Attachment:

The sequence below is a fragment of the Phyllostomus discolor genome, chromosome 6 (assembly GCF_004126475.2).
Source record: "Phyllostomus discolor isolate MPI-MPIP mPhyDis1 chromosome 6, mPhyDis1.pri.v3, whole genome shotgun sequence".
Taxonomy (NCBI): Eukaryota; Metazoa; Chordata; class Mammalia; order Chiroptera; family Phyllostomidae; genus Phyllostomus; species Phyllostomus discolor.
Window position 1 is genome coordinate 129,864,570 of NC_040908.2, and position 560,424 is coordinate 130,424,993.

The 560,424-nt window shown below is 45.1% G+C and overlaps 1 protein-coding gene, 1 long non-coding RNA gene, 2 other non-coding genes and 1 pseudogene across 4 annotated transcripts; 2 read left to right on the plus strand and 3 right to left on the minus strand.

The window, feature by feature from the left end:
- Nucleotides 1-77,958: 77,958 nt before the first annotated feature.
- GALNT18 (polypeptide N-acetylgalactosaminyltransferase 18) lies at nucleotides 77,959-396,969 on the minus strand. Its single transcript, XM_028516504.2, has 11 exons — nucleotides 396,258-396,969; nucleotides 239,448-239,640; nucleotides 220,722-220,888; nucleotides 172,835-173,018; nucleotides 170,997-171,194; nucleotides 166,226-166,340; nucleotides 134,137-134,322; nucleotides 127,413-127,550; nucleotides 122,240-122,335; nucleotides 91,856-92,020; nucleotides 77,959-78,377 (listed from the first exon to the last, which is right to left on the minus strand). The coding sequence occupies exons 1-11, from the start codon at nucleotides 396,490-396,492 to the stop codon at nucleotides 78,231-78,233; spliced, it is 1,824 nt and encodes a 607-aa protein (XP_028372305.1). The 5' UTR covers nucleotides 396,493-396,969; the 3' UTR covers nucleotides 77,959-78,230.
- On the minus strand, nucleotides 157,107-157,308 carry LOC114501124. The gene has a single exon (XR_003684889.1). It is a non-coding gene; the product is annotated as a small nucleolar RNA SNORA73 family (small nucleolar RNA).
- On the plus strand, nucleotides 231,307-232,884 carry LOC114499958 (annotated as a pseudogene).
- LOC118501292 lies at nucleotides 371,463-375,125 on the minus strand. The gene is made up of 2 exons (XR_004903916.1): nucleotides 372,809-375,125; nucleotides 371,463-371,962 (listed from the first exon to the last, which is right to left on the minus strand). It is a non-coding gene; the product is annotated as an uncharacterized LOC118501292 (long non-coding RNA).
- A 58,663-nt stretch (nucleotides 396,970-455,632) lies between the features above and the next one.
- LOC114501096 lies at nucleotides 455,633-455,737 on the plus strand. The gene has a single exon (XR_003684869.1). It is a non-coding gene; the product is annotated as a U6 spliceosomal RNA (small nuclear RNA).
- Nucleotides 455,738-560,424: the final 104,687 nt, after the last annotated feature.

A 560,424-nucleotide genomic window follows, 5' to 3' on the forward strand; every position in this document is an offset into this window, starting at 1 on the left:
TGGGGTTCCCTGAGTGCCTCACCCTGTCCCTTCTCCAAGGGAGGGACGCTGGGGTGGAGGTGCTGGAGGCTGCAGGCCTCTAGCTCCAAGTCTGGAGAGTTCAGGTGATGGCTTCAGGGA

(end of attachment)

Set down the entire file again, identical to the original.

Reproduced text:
The sequence below is a fragment of the Phyllostomus discolor genome, chromosome 6 (assembly GCF_004126475.2).
Source record: "Phyllostomus discolor isolate MPI-MPIP mPhyDis1 chromosome 6, mPhyDis1.pri.v3, whole genome shotgun sequence".
Taxonomy (NCBI): Eukaryota; Metazoa; Chordata; class Mammalia; order Chiroptera; family Phyllostomidae; genus Phyllostomus; species Phyllostomus discolor.
Window position 1 is genome coordinate 129,864,570 of NC_040908.2, and position 560,424 is coordinate 130,424,993.

The 560,424-nt window shown below is 45.1% G+C and overlaps 1 protein-coding gene, 1 long non-coding RNA gene, 2 other non-coding genes and 1 pseudogene across 4 annotated transcripts; 2 read left to right on the plus strand and 3 right to left on the minus strand.

The window, feature by feature from the left end:
- Nucleotides 1-77,958: 77,958 nt before the first annotated feature.
- GALNT18 (polypeptide N-acetylgalactosaminyltransferase 18) lies at nucleotides 77,959-396,969 on the minus strand. Its single transcript, XM_028516504.2, has 11 exons — nucleotides 396,258-396,969; nucleotides 239,448-239,640; nucleotides 220,722-220,888; nucleotides 172,835-173,018; nucleotides 170,997-171,194; nucleotides 166,226-166,340; nucleotides 134,137-134,322; nucleotides 127,413-127,550; nucleotides 122,240-122,335; nucleotides 91,856-92,020; nucleotides 77,959-78,377 (listed from the first exon to the last, which is right to left on the minus strand). The coding sequence occupies exons 1-11, from the start codon at nucleotides 396,490-396,492 to the stop codon at nucleotides 78,231-78,233; spliced, it is 1,824 nt and encodes a 607-aa protein (XP_028372305.1). The 5' UTR covers nucleotides 396,493-396,969; the 3' UTR covers nucleotides 77,959-78,230.
- On the minus strand, nucleotides 157,107-157,308 carry LOC114501124. The gene has a single exon (XR_003684889.1). It is a non-coding gene; the product is annotated as a small nucleolar RNA SNORA73 family (small nucleolar RNA).
- On the plus strand, nucleotides 231,307-232,884 carry LOC114499958 (annotated as a pseudogene).
- LOC118501292 lies at nucleotides 371,463-375,125 on the minus strand. The gene is made up of 2 exons (XR_004903916.1): nucleotides 372,809-375,125; nucleotides 371,463-371,962 (listed from the first exon to the last, which is right to left on the minus strand). It is a non-coding gene; the product is annotated as an uncharacterized LOC118501292 (long non-coding RNA).
- A 58,663-nt stretch (nucleotides 396,970-455,632) lies between the features above and the next one.
- LOC114501096 lies at nucleotides 455,633-455,737 on the plus strand. The gene has a single exon (XR_003684869.1). It is a non-coding gene; the product is annotated as a U6 spliceosomal RNA (small nuclear RNA).
- Nucleotides 455,738-560,424: the final 104,687 nt, after the last annotated feature.

A 560,424-nucleotide genomic window follows, 5' to 3' on the forward strand; every position in this document is an offset into this window, starting at 1 on the left:
TGGGGTTCCCTGAGTGCCTCACCCTGTCCCTTCTCCAAGGGAGGGACGCTGGGGTGGAGGTGCTGGAGGCTGCAGGCCTCTAGCTCCAAGTCTGGAGAGTTCAGGTGATGGCTTCAGGGA